The Life and Science of Percy Julian
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Brady Carver Talley Chandler Daly Just Drew

George Washington Carver (1861–1943)

George Washington Carver was born a slave in Missouri as the Civil War was breaking out, but he was freed by the Emancipation Proclamation in 1863. He grew up in Arkansas, where he and his mother lived on the farm of their former master. When he was a teenager, he moved to Kansas where he went to high school. He wasn’t allowed to go to college there because of his race, so he moved to Iowa, where he studied agricultural science at Iowa State Agricultural College (now Iowa State University). He earned his bachelor’s degree in 1894 and a master’s in 1896.

Around this time Booker T. Washington was founding a new school for African Americans in Tuskegee, Alabama. Carver went to work at the new Tuskegee Institute as soon as he finished school and stayed there the rest of his life. He was mainly interested in using chemistry to find ways to make life better for farmers in southeast Alabama. So he studied the soil there and found it was perfect for growing peanuts and sweet potatoes. The only problem was that back then, not many people ate peanuts or sweet potatoes, so farmers didn’t make much money growing them. Most farmers in Alabama and the rest of the South grew cotton, which is back-breaking work to pick and makes soil infertile after a few years.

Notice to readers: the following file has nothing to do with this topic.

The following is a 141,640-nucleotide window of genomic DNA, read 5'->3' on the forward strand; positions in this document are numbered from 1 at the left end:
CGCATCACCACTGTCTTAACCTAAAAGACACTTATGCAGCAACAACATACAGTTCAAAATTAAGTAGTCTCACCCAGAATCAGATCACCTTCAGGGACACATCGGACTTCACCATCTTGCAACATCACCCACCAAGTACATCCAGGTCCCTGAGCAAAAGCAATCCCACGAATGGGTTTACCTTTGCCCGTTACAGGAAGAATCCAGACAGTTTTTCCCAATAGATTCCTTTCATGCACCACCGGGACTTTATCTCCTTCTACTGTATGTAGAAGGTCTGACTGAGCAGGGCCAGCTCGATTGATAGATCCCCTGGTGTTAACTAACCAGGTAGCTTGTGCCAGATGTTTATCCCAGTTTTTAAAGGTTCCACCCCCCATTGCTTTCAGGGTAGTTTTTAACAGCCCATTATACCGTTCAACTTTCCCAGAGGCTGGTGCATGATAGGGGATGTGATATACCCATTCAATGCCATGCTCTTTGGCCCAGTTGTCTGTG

So Carver went to work using chemistry to develop new products made from peanuts and sweet potatoes, including flour and ink. He was very successful, and made it possible for many farmers across the South to make better livings by growing peanuts and sweet potatoes instead of cotton.

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